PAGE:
Tuesday, 24 March 2015

Feathered friends

A jackdaw keeps a beady eye on what’s occurring down below
I always thought I was an autumn/winter person. Solitary by nature, it seemed appropriate that I’d gravitate toward a time of year that hardly anyone else appeared glad to see arrive – and it’s true that I feel much more at home in the cooler months. But...these last few days, it's like I've been mainlining spring; within moments of stepping outside, the heart is thumping, spine tingling, and all the while I’m breathing so deeply I wonder if I’ve grown a third lung. Must be the sap rising in me. That can happen when you hang around plants too much.

The spring equinox is now past, and although the clocks won’t change until the weekend, already the longer days make a big difference to how a gardener feels – there’s so much more time to get things done, and you can even get in a quick stint in the garden or greenhouse before work. I wonder if it might be the activity of the birds that makes the most difference in the March landscape, although perhaps this is easy to miss as we rush about our daily business. But the outside world has become a much noisier place over the past few weeks – it’s a racket, albeit an invigorating one. The garden is full of jackdaws plundering the still untidied borders for nesting material, while our resident pairs of collared doves flap about, cooing rather stupidly with a renewed sense of urgency. Sparrows commute every few moments between the pyracantha hedge in the courtyard and the gaps under the eaves, and the hedgerows are packed with blue tits, their bobbing flight keeping pace with you until they lift themselves above the top of the hedge to perch on the branch of an oak tree, a comfortable vantage from which to trill a sound scolding in your general direction.

We have wood pigeons too. Just daring us to plant brassicas
Robins have been keeping me company all through the winter, shadowing my tickling fork and gratefully extracting earthworms of unlikely length from the worked soil. But now, having kept a low profile over the winter, muttering away to themselves in a hedge, the blackbird is starting to become my regular garden companion. I have missed his song, and his bright, black, gold-ringed eye, glimpsed in the corner of my peripheral vision as I furtle about in the beds. Mrs Blackbird too, growing ever more confident until she becomes quite tame, sticking close by while the gang of much larger jackdaws have taken flight, cawing, to their perches on the chimney pots. I’ve not seen a thrush in the garden for years, though I live in hope.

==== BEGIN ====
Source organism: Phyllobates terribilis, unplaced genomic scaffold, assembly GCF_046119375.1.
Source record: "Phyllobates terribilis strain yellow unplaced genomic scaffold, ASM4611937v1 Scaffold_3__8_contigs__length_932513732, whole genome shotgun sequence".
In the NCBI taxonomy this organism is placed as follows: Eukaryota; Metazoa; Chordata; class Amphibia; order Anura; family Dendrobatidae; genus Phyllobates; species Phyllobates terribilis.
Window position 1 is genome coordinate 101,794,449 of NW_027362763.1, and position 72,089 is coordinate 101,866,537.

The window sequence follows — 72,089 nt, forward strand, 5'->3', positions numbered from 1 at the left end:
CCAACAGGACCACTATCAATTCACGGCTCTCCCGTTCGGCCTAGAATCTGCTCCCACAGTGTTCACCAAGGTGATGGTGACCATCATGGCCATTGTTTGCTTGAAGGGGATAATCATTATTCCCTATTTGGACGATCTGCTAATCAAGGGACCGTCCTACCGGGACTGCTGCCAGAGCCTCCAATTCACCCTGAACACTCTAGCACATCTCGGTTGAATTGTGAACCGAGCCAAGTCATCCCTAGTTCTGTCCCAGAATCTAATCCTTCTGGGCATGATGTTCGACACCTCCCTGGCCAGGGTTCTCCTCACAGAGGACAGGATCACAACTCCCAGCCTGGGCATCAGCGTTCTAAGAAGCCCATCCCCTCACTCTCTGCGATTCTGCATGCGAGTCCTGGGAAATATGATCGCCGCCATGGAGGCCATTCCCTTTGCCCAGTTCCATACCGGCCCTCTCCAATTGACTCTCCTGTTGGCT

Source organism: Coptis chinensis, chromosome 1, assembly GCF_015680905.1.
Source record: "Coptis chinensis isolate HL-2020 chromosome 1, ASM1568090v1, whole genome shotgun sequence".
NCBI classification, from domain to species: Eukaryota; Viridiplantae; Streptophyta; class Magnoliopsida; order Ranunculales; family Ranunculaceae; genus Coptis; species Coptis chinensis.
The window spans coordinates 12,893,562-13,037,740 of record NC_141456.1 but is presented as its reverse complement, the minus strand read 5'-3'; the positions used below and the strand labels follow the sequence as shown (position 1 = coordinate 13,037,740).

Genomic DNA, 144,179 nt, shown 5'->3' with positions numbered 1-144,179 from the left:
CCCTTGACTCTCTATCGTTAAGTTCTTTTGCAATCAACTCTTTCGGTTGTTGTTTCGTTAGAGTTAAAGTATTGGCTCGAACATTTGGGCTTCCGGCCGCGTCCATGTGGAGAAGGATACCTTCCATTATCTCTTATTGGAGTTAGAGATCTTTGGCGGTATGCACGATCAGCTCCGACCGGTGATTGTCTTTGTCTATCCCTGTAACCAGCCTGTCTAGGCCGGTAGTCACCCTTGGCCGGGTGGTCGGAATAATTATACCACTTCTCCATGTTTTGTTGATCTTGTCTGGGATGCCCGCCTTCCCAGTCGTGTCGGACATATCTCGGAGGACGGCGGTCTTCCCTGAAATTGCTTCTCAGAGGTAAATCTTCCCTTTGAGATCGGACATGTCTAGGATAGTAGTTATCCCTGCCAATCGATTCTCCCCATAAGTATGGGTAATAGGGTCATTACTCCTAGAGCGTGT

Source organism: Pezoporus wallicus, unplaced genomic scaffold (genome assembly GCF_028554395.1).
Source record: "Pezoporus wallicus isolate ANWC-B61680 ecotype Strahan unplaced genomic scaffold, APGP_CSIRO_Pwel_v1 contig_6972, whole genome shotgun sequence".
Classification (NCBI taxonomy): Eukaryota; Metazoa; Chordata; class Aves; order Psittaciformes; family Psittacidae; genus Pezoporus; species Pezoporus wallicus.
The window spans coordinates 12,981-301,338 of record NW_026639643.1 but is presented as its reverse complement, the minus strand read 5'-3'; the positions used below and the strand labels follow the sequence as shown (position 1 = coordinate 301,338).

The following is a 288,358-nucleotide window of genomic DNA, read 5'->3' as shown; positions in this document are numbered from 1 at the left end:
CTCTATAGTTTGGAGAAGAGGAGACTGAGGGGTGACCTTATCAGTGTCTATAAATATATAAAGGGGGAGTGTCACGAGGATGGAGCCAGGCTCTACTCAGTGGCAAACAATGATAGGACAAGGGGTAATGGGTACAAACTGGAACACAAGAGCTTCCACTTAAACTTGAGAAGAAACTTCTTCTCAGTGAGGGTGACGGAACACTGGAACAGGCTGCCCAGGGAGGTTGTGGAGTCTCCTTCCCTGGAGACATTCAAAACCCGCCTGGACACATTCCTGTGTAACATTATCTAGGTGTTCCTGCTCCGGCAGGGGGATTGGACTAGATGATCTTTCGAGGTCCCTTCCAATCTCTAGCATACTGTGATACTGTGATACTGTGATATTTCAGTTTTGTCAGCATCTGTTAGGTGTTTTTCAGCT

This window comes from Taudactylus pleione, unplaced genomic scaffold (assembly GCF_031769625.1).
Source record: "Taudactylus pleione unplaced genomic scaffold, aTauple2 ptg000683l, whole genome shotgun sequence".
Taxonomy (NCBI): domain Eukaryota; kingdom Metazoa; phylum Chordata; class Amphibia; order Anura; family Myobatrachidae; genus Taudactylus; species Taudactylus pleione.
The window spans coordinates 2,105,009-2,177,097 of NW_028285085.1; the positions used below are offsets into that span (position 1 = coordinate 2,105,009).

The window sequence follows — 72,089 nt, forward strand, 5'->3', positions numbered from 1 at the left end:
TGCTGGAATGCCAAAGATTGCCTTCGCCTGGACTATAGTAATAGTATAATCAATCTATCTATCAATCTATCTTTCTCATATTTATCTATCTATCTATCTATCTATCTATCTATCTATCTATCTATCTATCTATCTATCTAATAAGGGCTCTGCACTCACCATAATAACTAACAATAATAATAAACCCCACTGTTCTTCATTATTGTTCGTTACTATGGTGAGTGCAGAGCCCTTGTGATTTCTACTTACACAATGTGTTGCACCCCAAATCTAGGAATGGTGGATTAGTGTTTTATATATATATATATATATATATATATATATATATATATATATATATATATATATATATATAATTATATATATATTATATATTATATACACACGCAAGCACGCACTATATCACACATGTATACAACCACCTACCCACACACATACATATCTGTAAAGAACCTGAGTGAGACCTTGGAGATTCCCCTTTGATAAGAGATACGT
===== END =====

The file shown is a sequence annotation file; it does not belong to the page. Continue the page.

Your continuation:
Mrs Blackbird, gathering nest material

There’s a competition running at the moment to decide Britain’s national bird. You can vote at www.votenationalbird.com/ for your preferred option from the shortlist of ten – the robin (odds-on favourite) is joined by the blackbird, hen harrier, swan, barn owl, red kite, puffin, kingfisher, blue tit and wren. Some impressive contenders – I’m unlike to forget the red kite that hung in the air over above my head as I worked a few weeks ago  – but I can’t help feeling that winner should be more ubiquitous than necessarily handsome. Mercifully the feral pigeon, which would surely be returned as the result under this criteria, is not on the list. I think I’d go with the blackbird, but don’t let me sway you. I will say this, however: the puffin’s never going to get it, let’s face it. It’s a wonderful bird with a fascinating song, but who wants their country to be represented by a creature that looks like Dustin Hoffman in a dressing gown?

Sadly, the sparrow didn’t make it through to this stage. I keep hearing that the sparrow population in the UK is in terminal decline. I think they’re all in my garden.

A fluffy-looking female house sparrow – a bit too early for a fledgling

The male sparrow, having a peck at the flowers on Viburnum x bodnantense 'Dawn'